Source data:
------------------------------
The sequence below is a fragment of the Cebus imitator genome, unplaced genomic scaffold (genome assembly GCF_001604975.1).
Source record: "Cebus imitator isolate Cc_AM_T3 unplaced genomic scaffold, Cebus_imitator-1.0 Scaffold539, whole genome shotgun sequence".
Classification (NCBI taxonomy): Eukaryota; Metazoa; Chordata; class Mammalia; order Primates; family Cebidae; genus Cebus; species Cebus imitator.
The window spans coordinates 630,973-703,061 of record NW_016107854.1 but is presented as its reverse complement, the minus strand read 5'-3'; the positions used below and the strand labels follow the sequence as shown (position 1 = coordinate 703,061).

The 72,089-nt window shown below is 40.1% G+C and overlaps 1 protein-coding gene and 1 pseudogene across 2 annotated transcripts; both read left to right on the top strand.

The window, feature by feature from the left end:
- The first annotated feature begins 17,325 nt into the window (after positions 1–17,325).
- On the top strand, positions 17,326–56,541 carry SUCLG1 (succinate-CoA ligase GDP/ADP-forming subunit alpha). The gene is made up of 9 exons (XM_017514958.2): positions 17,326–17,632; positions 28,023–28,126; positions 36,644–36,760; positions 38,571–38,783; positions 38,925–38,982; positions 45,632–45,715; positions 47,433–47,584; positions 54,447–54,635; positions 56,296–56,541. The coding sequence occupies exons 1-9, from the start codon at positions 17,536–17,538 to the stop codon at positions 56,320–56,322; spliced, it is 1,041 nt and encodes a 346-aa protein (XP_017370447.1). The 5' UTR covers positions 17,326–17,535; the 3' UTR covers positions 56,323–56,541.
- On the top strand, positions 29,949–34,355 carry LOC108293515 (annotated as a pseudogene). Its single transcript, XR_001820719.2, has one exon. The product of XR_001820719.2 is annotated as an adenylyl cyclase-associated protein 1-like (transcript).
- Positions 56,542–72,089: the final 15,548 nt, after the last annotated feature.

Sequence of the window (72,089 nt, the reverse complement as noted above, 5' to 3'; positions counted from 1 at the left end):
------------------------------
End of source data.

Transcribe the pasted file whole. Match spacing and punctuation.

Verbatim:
The sequence below is a fragment of the Cebus imitator genome, unplaced genomic scaffold (genome assembly GCF_001604975.1).
Source record: "Cebus imitator isolate Cc_AM_T3 unplaced genomic scaffold, Cebus_imitator-1.0 Scaffold539, whole genome shotgun sequence".
Classification (NCBI taxonomy): Eukaryota; Metazoa; Chordata; class Mammalia; order Primates; family Cebidae; genus Cebus; species Cebus imitator.
The window spans coordinates 630,973-703,061 of record NW_016107854.1 but is presented as its reverse complement, the minus strand read 5'-3'; the positions used below and the strand labels follow the sequence as shown (position 1 = coordinate 703,061).

The 72,089-nt window shown below is 40.1% G+C and overlaps 1 protein-coding gene and 1 pseudogene across 2 annotated transcripts; both read left to right on the top strand.

The window, feature by feature from the left end:
- The first annotated feature begins 17,325 nt into the window (after positions 1–17,325).
- On the top strand, positions 17,326–56,541 carry SUCLG1 (succinate-CoA ligase GDP/ADP-forming subunit alpha). The gene is made up of 9 exons (XM_017514958.2): positions 17,326–17,632; positions 28,023–28,126; positions 36,644–36,760; positions 38,571–38,783; positions 38,925–38,982; positions 45,632–45,715; positions 47,433–47,584; positions 54,447–54,635; positions 56,296–56,541. The coding sequence occupies exons 1-9, from the start codon at positions 17,536–17,538 to the stop codon at positions 56,320–56,322; spliced, it is 1,041 nt and encodes a 346-aa protein (XP_017370447.1). The 5' UTR covers positions 17,326–17,535; the 3' UTR covers positions 56,323–56,541.
- On the top strand, positions 29,949–34,355 carry LOC108293515 (annotated as a pseudogene). Its single transcript, XR_001820719.2, has one exon. The product of XR_001820719.2 is annotated as an adenylyl cyclase-associated protein 1-like (transcript).
- Positions 56,542–72,089: the final 15,548 nt, after the last annotated feature.

Sequence of the window (72,089 nt, the reverse complement as noted above, 5' to 3'; positions counted from 1 at the left end):